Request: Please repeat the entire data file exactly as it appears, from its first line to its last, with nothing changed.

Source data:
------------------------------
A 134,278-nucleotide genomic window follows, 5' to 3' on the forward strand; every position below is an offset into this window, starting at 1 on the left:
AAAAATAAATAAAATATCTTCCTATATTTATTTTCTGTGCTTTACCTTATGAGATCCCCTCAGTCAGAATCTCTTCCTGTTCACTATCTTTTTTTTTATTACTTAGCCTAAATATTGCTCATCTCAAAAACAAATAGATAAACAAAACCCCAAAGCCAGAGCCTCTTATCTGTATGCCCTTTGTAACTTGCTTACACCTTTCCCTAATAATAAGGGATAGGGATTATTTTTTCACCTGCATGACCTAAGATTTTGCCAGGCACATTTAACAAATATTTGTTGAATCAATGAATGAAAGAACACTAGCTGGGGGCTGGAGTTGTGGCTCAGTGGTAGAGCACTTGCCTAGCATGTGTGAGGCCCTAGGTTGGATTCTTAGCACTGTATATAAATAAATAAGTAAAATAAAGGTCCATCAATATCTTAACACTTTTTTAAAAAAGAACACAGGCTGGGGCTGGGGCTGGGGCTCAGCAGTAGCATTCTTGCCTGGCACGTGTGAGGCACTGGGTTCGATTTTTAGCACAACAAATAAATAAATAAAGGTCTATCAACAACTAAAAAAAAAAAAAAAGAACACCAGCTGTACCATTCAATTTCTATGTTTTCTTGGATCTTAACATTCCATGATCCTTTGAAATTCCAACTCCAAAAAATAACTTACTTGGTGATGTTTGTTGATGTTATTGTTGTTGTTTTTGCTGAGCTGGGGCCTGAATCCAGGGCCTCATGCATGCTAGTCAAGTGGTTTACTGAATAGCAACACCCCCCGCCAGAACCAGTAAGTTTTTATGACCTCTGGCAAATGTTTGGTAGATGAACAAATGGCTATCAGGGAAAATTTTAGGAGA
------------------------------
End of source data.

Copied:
A 134,278-nucleotide genomic window follows, 5' to 3' on the forward strand; every position below is an offset into this window, starting at 1 on the left:
AAAAATAAATAAAATATCTTCCTATATTTATTTTCTGTGCTTTACCTTATGAGATCCCCTCAGTCAGAATCTCTTCCTGTTCACTATCTTTTTTTTTATTACTTAGCCTAAATATTGCTCATCTCAAAAACAAATAGATAAACAAAACCCCAAAGCCAGAGCCTCTTATCTGTATGCCCTTTGTAACTTGCTTACACCTTTCCCTAATAATAAGGGATAGGGATTATTTTTTCACCTGCATGACCTAAGATTTTGCCAGGCACATTTAACAAATATTTGTTGAATCAATGAATGAAAGAACACTAGCTGGGGGCTGGAGTTGTGGCTCAGTGGTAGAGCACTTGCCTAGCATGTGTGAGGCCCTAGGTTGGATTCTTAGCACTGTATATAAATAAATAAGTAAAATAAAGGTCCATCAATATCTTAACACTTTTTTAAAAAAGAACACAGGCTGGGGCTGGGGCTGGGGCTCAGCAGTAGCATTCTTGCCTGGCACGTGTGAGGCACTGGGTTCGATTTTTAGCACAACAAATAAATAAATAAAGGTCTATCAACAACTAAAAAAAAAAAAAAAGAACACCAGCTGTACCATTCAATTTCTATGTTTTCTTGGATCTTAACATTCCATGATCCTTTGAAATTCCAACTCCAAAAAATAACTTACTTGGTGATGTTTGTTGATGTTATTGTTGTTGTTTTTGCTGAGCTGGGGCCTGAATCCAGGGCCTCATGCATGCTAGTCAAGTGGTTTACTGAATAGCAACACCCCCCGCCAGAACCAGTAAGTTTTTATGACCTCTGGCAAATGTTTGGTAGATGAACAAATGGCTATCAGGGAAAATTTTAGGAGA